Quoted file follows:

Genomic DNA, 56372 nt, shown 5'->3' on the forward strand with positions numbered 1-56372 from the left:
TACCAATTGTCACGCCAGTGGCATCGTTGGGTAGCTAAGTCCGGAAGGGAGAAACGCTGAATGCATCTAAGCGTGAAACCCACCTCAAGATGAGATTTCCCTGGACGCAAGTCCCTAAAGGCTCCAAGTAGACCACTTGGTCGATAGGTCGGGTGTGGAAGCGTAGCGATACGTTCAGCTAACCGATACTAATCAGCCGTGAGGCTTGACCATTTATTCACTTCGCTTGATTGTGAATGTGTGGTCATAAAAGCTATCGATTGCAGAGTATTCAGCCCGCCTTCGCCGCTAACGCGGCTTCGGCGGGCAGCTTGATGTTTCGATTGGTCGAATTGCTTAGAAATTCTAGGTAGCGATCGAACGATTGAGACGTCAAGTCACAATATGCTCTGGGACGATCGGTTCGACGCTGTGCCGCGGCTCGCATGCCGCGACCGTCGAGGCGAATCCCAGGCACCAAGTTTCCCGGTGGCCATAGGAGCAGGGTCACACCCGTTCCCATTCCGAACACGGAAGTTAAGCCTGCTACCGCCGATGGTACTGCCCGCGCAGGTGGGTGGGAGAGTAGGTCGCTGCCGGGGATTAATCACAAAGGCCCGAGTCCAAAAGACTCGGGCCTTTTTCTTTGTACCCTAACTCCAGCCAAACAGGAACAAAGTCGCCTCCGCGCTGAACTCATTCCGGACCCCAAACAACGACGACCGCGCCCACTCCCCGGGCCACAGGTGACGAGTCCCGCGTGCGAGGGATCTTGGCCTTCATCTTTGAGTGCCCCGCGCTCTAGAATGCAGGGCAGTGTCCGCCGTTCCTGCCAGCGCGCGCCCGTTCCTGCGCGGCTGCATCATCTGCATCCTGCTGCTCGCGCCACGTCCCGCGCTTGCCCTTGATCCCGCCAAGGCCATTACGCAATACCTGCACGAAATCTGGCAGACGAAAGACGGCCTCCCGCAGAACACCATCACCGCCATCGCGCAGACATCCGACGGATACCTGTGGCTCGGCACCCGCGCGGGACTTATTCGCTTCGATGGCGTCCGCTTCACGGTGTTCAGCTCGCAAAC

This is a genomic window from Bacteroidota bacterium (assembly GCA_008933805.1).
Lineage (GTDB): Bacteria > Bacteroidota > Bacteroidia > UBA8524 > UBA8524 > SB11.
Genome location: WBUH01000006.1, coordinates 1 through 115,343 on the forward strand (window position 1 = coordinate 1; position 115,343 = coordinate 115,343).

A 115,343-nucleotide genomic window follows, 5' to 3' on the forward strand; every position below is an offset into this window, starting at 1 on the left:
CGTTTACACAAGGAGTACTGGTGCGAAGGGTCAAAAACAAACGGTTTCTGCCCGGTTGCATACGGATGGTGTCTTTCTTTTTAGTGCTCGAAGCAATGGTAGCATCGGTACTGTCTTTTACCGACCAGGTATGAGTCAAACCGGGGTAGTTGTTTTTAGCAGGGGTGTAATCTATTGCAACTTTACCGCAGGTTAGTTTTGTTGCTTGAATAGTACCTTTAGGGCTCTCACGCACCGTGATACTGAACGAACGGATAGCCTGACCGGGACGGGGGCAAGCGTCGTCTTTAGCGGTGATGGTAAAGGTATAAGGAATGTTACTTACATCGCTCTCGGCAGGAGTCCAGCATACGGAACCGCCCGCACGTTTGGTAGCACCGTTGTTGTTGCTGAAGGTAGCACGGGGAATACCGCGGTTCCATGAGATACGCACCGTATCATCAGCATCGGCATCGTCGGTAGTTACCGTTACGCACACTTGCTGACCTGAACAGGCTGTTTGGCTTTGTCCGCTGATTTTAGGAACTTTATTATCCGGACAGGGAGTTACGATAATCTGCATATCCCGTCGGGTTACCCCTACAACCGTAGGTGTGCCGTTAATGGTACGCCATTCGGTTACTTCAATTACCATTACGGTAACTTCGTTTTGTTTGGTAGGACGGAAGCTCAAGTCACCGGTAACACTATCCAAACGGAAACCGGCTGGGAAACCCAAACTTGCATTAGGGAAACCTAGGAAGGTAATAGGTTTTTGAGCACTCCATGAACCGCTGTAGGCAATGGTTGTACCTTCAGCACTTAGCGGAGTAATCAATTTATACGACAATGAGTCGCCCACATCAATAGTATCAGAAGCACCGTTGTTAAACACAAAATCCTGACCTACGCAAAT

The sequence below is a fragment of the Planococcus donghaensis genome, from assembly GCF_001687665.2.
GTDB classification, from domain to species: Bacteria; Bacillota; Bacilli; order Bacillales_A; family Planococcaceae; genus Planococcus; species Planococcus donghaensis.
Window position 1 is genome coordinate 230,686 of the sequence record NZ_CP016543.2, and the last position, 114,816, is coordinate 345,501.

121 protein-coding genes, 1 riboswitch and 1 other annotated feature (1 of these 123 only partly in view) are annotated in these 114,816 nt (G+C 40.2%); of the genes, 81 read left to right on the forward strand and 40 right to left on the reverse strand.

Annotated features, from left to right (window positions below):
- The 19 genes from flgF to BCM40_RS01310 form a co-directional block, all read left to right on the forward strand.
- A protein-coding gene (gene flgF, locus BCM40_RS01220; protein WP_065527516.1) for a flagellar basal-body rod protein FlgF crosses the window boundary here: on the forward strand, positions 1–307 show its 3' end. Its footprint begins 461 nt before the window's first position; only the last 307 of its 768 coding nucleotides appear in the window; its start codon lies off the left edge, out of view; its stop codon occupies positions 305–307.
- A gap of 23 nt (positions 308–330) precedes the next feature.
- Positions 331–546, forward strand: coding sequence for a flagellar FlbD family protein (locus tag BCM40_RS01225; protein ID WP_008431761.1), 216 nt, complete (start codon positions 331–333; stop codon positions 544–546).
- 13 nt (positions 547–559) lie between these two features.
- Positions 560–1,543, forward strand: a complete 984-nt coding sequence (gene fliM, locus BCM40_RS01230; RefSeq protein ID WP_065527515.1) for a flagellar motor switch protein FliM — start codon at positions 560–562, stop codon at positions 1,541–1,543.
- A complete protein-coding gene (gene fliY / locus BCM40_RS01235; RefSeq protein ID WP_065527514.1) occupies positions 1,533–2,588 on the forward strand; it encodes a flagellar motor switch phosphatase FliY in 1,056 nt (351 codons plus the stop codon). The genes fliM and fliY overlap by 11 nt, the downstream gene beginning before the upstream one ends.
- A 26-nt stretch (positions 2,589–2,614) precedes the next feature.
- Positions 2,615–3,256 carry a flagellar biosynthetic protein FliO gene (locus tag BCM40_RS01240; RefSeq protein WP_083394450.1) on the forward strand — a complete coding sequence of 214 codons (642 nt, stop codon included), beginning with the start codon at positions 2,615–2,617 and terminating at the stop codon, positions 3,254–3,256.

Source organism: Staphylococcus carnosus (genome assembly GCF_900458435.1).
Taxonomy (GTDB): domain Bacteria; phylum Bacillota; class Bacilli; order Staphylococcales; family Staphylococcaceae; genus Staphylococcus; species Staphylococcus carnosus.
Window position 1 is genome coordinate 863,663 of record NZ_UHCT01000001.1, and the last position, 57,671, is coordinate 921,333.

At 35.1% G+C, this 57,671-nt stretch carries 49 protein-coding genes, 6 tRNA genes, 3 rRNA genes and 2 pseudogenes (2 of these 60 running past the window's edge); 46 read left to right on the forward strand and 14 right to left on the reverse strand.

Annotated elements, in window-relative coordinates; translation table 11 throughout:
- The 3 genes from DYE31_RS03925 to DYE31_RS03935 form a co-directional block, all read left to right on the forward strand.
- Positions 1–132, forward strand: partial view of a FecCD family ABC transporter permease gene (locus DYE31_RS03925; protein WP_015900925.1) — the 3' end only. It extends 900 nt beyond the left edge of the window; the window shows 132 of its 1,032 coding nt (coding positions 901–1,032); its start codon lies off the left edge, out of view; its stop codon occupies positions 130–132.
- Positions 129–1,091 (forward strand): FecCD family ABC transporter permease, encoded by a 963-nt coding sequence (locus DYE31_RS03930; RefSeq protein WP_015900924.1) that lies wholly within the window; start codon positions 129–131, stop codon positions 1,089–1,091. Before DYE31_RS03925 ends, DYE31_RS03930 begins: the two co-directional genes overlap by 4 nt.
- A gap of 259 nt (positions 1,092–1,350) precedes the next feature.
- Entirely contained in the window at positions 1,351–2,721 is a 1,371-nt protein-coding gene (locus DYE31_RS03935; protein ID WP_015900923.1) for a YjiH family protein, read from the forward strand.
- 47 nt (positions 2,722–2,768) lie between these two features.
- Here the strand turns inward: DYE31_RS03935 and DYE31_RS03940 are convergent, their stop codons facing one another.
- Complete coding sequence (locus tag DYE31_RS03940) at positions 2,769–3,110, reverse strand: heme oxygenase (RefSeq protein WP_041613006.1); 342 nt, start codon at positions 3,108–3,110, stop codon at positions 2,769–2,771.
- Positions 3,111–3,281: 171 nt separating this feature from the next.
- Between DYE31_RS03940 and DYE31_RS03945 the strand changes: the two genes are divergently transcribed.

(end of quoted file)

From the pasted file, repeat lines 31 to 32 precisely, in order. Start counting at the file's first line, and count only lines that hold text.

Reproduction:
- Entirely contained in the window at positions 1,351–2,721 is a 1,371-nt protein-coding gene (locus DYE31_RS03935; protein ID WP_015900923.1) for a YjiH family protein, read from the forward strand.
- 47 nt (positions 2,722–2,768) lie between these two features.